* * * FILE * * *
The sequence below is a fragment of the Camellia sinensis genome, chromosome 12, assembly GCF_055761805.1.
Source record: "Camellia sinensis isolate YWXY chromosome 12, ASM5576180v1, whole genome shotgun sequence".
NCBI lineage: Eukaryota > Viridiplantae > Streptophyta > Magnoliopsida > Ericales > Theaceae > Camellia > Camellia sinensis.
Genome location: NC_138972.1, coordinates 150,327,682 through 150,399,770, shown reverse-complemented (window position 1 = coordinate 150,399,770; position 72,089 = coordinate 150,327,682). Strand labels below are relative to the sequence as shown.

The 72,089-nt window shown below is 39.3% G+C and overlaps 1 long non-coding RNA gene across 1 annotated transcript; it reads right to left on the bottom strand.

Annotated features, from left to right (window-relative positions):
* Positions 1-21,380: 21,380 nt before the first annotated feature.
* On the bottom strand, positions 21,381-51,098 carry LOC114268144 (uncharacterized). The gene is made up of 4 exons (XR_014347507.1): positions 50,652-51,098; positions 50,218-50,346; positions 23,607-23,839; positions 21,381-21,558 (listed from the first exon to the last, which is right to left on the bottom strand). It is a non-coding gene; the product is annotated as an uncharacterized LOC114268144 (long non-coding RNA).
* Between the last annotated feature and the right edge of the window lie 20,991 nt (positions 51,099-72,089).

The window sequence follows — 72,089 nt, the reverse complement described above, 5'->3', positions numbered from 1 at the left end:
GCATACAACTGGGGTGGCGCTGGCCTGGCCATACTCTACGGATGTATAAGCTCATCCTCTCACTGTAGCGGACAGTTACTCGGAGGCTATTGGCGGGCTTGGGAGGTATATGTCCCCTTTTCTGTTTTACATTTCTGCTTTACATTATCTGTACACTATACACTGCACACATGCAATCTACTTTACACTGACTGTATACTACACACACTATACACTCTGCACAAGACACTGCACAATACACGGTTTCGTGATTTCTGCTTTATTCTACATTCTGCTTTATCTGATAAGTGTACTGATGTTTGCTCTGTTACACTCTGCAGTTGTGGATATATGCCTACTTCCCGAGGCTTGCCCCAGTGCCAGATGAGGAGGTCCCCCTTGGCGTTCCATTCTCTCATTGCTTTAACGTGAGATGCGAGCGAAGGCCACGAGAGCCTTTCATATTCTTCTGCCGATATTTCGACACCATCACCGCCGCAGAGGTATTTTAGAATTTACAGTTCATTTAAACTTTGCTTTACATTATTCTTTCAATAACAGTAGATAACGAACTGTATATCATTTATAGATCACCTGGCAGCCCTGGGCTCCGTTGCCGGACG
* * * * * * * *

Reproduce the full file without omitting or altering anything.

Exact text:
The sequence below is a fragment of the Camellia sinensis genome, chromosome 12, assembly GCF_055761805.1.
Source record: "Camellia sinensis isolate YWXY chromosome 12, ASM5576180v1, whole genome shotgun sequence".
NCBI lineage: Eukaryota > Viridiplantae > Streptophyta > Magnoliopsida > Ericales > Theaceae > Camellia > Camellia sinensis.
Genome location: NC_138972.1, coordinates 150,327,682 through 150,399,770, shown reverse-complemented (window position 1 = coordinate 150,399,770; position 72,089 = coordinate 150,327,682). Strand labels below are relative to the sequence as shown.

The 72,089-nt window shown below is 39.3% G+C and overlaps 1 long non-coding RNA gene across 1 annotated transcript; it reads right to left on the bottom strand.

Annotated features, from left to right (window-relative positions):
* Positions 1-21,380: 21,380 nt before the first annotated feature.
* On the bottom strand, positions 21,381-51,098 carry LOC114268144 (uncharacterized). The gene is made up of 4 exons (XR_014347507.1): positions 50,652-51,098; positions 50,218-50,346; positions 23,607-23,839; positions 21,381-21,558 (listed from the first exon to the last, which is right to left on the bottom strand). It is a non-coding gene; the product is annotated as an uncharacterized LOC114268144 (long non-coding RNA).
* Between the last annotated feature and the right edge of the window lie 20,991 nt (positions 51,099-72,089).

The window sequence follows — 72,089 nt, the reverse complement described above, 5'->3', positions numbered from 1 at the left end:
GCATACAACTGGGGTGGCGCTGGCCTGGCCATACTCTACGGATGTATAAGCTCATCCTCTCACTGTAGCGGACAGTTACTCGGAGGCTATTGGCGGGCTTGGGAGGTATATGTCCCCTTTTCTGTTTTACATTTCTGCTTTACATTATCTGTACACTATACACTGCACACATGCAATCTACTTTACACTGACTGTATACTACACACACTATACACTCTGCACAAGACACTGCACAATACACGGTTTCGTGATTTCTGCTTTATTCTACATTCTGCTTTATCTGATAAGTGTACTGATGTTTGCTCTGTTACACTCTGCAGTTGTGGATATATGCCTACTTCCCGAGGCTTGCCCCAGTGCCAGATGAGGAGGTCCCCCTTGGCGTTCCATTCTCTCATTGCTTTAACGTGAGATGCGAGCGAAGGCCACGAGAGCCTTTCATATTCTTCTGCCGATATTTCGACACCATCACCGCCGCAGAGGTATTTTAGAATTTACAGTTCATTTAAACTTTGCTTTACATTATTCTTTCAATAACAGTAGATAACGAACTGTATATCATTTATAGATCACCTGGCAGCCCTGGGCTCCGTTGCCGGACG